My first posting will be in the Dorian mode. It is one step up from the starting point, the Ionian mode, which would be C major (or any major).  The Dorian mode has a magical quality that reminds me of being in the woods--my favorite place!
   

Thursday, October 9, 2014

Moon Musings

Blood Moon, 5.5 x 5.5", mixed media
Very early Wednesday morning, I simply walked down my driveway to witness a wonder of our solar system. The earth's shadow slowly covered the moon. When I ventured out, there was already a visible bite taken out of the moon. Shivers ran through me: The universe is so large ! It was a major perspective corrective: the political season we are enduring right now doesn't count for much in the long run.
     The scene was so dramatic, a sound track would have been appropriate. Do you suppose there is a sound of light waves being blocked? I was fascinated to read about the red light that makes its way around the earth light the moon. And light passing through the ozone (which absorbs the red light waves) makes a rim of turquoise around the moon when the eclipse is complete.
     We were only able to see the first half of the spectacle in the eastern U.S. As dawn approached, the moon sunk low and it was a beautiful pink color, almost blending in the the dawn sky and a bit tricky to spot.  I've never seen the moon quite like that before. So I made a painting of that as well.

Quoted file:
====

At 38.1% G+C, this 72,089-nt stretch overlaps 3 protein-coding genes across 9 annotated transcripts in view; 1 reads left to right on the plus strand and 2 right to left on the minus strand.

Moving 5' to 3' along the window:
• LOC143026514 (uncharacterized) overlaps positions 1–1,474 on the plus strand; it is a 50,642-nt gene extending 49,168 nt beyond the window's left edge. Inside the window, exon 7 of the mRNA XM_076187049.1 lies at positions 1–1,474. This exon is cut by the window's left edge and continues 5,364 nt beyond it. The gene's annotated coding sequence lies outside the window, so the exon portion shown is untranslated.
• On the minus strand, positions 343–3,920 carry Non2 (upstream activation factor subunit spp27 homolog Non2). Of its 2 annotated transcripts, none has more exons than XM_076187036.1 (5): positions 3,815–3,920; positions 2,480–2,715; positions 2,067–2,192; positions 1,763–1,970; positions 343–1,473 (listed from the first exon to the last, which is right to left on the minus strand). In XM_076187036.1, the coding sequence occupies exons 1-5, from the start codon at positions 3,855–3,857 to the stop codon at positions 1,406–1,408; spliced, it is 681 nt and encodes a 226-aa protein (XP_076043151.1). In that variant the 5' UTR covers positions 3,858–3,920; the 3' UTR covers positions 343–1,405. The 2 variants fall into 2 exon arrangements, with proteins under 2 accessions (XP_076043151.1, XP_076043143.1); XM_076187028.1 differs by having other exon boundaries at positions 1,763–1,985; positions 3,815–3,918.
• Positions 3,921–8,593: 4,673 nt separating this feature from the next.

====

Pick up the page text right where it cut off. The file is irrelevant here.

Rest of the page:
Pink Moon, 5.5 x 5.5", watercolor/pastel 
    Both of these little paintings will be part of an exhibit at MS Rezny Studio/Gallery, 903 Manchester Street, Distillery District, Lexington, KY in November. Titled Totems, Tales & 'Toons, the exhibit includes drawings (cartoons) by my friend and Rector, Chris Brannock, as well as my paintings of some of my personal totems and tales. We will be part of the Lexington Gallery Hop on November 21, 2014, 5 - 8 pm.



Tuesday, September 16, 2014

A Bit of Peace

There is a lot of sorrowful news in the world right now. And closer to home, I have attended several funerals in rapid succession. So, it has been calming and peaceful to work on this painting. A smooth lake is a gentle wonder. This evening was particularly beautiful because the sky was an unusual pink color. The combination of green and pink charmed me and made me think of the heart chakra, which absorbs green and transmits rose. I hope that this scene provides a calming, centering, healing respite for you.

Monday, September 1, 2014

Ah, September

Ah, September,  watercolor, 3.9 x 9.8"
I always love when September rolls around. I make vow to savor each day, because this is also a fleeting season (please see The Fleeting Season, 5/9/14, for the Spring version.)  Setting out for a walk this morning, I noticed that leaves from our street oak tree had fallen during last night's rain. The redbud pods are browning and you can see through the green of the leaves to the golden hue which is right around the corner.
        September is a unique month, because it still very much like summer (okay, it still is summer.) In September, is as though the heat and headiness of summer is gathered in a pot and simmered and reduced until it is a tangy elixir ready to be poured over a big pile of crunchy autumn leaves in October. Enjoy it while it lasts!